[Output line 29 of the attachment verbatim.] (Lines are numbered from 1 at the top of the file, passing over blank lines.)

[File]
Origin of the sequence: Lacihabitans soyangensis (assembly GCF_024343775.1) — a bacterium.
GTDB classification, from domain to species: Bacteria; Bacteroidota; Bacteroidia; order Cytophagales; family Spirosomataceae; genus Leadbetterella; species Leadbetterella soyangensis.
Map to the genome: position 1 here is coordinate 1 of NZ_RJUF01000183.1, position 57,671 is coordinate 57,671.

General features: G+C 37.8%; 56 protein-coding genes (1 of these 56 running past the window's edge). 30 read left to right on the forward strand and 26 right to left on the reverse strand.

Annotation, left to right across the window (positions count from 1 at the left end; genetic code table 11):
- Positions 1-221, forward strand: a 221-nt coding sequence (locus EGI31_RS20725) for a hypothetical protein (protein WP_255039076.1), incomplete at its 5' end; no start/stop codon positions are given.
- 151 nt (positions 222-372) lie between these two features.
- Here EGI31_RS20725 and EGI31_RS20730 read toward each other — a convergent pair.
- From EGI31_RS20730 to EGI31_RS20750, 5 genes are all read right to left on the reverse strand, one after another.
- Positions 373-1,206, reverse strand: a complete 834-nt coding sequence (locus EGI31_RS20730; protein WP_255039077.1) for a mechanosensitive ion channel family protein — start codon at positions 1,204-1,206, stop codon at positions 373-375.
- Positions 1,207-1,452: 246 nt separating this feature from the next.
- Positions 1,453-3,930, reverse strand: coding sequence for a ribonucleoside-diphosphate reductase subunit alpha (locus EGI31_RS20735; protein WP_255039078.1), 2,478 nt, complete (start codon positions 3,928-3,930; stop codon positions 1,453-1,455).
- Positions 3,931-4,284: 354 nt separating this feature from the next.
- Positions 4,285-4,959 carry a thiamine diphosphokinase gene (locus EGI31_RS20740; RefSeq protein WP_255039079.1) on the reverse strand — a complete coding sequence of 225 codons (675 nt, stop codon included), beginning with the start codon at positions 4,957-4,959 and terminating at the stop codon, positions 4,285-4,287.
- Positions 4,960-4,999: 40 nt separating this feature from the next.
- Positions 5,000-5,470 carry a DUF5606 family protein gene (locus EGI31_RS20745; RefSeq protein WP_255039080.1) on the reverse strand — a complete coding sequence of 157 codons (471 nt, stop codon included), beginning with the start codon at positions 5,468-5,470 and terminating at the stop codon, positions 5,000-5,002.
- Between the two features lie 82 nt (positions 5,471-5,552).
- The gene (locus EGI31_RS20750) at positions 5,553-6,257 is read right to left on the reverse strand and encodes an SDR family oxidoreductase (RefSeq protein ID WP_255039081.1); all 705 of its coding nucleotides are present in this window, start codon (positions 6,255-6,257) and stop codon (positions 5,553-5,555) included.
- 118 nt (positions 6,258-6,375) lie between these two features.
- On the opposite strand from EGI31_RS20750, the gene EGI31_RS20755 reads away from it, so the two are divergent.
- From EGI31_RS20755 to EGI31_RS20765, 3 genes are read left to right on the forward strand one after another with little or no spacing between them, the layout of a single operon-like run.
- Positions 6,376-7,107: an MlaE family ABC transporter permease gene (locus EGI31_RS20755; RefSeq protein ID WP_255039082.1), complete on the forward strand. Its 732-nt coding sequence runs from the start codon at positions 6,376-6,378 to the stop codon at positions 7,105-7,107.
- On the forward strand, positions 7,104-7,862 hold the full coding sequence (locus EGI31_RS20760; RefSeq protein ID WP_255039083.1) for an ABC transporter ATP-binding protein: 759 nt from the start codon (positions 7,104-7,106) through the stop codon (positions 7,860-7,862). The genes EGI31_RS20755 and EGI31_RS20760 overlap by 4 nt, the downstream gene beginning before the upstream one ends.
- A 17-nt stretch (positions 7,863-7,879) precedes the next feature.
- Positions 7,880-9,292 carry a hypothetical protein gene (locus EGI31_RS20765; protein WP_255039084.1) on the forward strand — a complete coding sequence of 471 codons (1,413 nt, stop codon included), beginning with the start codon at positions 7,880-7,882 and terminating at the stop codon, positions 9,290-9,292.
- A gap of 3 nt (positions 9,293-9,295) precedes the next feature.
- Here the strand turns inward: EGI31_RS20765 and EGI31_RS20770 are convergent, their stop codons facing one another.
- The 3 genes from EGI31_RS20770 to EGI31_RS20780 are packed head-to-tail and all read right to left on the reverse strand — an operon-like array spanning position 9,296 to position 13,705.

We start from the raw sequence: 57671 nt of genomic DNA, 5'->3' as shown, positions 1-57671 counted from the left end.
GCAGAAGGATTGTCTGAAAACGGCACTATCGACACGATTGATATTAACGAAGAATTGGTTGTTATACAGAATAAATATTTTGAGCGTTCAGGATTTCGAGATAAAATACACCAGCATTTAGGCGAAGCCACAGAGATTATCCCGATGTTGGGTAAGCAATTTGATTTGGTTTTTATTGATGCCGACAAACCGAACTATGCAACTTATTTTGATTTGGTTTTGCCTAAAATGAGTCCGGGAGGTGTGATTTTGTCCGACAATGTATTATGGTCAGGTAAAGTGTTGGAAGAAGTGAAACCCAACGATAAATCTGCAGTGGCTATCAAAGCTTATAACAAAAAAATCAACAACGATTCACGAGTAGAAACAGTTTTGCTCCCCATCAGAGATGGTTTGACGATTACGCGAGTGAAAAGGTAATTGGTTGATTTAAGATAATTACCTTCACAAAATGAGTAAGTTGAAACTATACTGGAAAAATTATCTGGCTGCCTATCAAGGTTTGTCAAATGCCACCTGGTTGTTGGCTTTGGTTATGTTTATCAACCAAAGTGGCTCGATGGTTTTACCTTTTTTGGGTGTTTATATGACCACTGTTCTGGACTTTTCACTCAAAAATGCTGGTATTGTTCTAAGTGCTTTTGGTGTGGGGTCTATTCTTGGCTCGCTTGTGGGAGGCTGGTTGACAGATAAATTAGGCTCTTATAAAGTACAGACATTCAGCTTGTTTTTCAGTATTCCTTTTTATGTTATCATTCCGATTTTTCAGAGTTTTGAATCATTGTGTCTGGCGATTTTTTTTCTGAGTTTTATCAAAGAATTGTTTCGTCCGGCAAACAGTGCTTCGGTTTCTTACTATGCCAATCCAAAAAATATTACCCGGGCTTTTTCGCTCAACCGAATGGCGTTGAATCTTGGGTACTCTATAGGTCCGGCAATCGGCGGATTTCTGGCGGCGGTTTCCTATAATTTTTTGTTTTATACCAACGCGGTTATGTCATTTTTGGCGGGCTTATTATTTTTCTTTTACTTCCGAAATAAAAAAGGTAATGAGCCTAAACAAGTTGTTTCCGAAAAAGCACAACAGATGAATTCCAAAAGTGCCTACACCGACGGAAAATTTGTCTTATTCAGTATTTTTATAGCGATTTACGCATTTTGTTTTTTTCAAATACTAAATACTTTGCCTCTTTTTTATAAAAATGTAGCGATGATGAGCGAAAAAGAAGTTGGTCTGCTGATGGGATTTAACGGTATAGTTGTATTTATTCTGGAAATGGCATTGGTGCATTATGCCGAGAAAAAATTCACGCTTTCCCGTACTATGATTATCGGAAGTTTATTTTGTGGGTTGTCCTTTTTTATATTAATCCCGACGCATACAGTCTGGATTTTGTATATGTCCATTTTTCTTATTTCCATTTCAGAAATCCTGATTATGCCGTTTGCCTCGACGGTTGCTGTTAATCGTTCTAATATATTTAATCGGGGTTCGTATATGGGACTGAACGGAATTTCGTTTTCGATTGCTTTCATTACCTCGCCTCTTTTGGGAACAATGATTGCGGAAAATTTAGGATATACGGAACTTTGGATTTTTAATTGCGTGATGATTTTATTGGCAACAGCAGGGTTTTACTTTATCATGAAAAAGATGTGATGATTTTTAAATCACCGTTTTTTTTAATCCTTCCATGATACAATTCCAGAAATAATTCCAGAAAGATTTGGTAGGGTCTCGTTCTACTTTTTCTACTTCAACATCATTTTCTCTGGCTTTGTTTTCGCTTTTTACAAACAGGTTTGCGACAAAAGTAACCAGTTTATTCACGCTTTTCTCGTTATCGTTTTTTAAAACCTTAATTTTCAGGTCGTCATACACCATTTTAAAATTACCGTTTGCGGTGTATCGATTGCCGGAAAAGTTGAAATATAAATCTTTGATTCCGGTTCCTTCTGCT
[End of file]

We start from the raw sequence: 57671 nt of genomic DNA, 5'->3' as shown, positions 1-57671 counted from the left end.